Dear Sony Pictures,
You’re pathetic. Absolutely pathetic.
Whether North Korea and its cohort did or did not authorize and implement the most destructive hack attack against a corporation in history is — guess what? — trivial compared to fearfully ditching the theatrical release of The Interview.
What the North Koreans did (if, again, we assume they did do it) is a level of cyber crime dimensions well above and beyond what we thought cyber crime to be just a few days ago. There are now legitimate questions about what happens next, too. Should the U.S., for example, make North Korea pay for its crime? Do we embargo them, blockade them or simply Stuxnet North Korea’s intelligence, energy and security infrastructure and thus rewrite once more the history of cyber warfare?
But for all of this, the one thing the Sony hack should never have accomplished was to take away our American freedoms. Specifically, our First Amendment rights. Thanks to you, Sony, the terrorists won.
Let’s also set aside the well-spread rumor that The Interview is so innocuous it makes Bill Cosby’s Leonard Part 6 seem like Skyfall. You have now achieved what Osama bin Laden didn’t achieve when al Qaeda killed 3,000 people on Sept. 11, 2001.
Not that we don’t understand your strong concerns about violence, had you gone ahead with premiering and screening the film. Given the jaw-dropping fallout from this unprecedented hacking — revelations of damaging emails, salary leaks and pirated films — you should indeed view as serious any threats of violence from the hackers, who have adopted the oxymoronic name Guardians of Peace (or GOP, how amusing). Not that it isn’t most likely costing you a king’s ransom to provide the stars of your film, James Franco and Seth Rogen, with 24-hour bodyguards and other security measures that are best left to the creative imagination.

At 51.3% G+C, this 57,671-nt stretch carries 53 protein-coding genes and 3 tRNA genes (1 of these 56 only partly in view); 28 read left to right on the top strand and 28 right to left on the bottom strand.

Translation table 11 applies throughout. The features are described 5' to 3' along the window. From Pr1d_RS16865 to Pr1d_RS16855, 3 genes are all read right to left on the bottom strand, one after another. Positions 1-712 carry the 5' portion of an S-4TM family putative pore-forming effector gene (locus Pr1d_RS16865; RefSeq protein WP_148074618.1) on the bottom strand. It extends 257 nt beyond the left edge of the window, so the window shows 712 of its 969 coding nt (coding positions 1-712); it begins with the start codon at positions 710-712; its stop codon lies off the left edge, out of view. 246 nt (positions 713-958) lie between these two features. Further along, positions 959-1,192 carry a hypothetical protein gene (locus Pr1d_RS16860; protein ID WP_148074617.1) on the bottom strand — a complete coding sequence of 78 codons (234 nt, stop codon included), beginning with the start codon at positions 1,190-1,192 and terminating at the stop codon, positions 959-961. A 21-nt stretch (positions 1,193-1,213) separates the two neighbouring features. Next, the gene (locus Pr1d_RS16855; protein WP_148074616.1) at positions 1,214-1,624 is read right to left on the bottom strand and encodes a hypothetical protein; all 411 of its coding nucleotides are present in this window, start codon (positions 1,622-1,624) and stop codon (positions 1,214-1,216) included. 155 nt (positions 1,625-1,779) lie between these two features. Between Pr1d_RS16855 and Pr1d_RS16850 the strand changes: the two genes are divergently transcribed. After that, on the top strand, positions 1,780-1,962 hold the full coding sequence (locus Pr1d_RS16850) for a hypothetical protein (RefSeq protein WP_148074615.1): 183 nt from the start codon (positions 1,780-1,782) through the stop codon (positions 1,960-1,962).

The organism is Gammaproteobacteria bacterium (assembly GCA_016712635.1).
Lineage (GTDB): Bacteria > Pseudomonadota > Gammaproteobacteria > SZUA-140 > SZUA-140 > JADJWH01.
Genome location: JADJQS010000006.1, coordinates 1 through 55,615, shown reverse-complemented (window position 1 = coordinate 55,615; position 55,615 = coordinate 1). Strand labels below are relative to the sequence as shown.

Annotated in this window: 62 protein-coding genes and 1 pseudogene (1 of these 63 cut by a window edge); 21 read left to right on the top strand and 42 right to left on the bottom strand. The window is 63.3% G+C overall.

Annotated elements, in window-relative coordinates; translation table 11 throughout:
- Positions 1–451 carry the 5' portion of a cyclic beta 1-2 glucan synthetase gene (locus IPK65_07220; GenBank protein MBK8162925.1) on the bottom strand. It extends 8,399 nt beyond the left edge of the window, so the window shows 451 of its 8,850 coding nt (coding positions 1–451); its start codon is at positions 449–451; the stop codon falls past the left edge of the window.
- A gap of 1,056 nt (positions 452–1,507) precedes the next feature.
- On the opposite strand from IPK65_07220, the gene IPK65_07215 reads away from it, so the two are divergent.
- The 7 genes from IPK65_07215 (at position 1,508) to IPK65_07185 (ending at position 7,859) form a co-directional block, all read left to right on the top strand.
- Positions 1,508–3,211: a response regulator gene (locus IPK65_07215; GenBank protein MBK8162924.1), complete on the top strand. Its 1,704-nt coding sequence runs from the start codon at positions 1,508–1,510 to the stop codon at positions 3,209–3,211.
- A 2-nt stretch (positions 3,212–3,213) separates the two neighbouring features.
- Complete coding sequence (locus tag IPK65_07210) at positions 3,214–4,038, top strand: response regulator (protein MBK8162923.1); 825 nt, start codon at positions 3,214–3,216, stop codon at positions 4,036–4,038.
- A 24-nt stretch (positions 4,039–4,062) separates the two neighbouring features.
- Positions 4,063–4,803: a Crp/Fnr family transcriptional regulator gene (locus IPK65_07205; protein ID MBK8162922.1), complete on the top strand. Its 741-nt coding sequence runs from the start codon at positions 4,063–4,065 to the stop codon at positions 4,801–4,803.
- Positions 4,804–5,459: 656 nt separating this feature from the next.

Ditching the theatrical release of The Interview is equivalent to Japan’s unconditional surrender on the deck of the Missouri. What’s fascinating is that both the American left and the American right are united in their outrage against you, as much as against the North Koreans.
…North Korean dictator Kim Jong-un has apparently managed to kill a major Hollywood movie. I mean, a stupid one, by all accounts, but still. We had a choice – “we” being a term of art that does not actually include you and me – of whether to stand tall for the supposed principles of free expression and free enterprise or “let the terrorists win.” We let them win, with barely a moment’s hesitation. Now an upcoming Steve Carell thriller set in North Korea has been canceled, too. It’s a breathtaking and total victory by a despised, isolated and impoverished nation (or by those acting on its behalf), over one of the biggest media corporations in the world.
This week North Korea’s state-run media KCNA endorsed the Sony hacking, saying it was done by “sympathizers.” Andrei Lankov, an expert on North Korea who writes a column for The Korea Times, says this is as close to an endorsement as possible.
Another expert noted “ambiguity of attribution and guerilla-warfare approach” are the tactics of North Korea. The expert concluded it will be seen that America is vulnerable to blackmail and North Korea will try it again.
Fox News has also been told, however, there was “zero” chance there would have been any actual attacks on theaters.”
“Sony was stupid to make a movie about killing Kim Jung-un,” Lankov said, “but it was even more stupid to cave in to pressure.”
You’re pathetic not to have fought. You’re pathetic not to have resisted. You’re pathetic not to have spent money on security for screenings as well as for your stars. How do we see you now, Sony, as any less an enemy of America as much as North Korea? The Interview is so over. And so are you.
The Surprisingly United States of America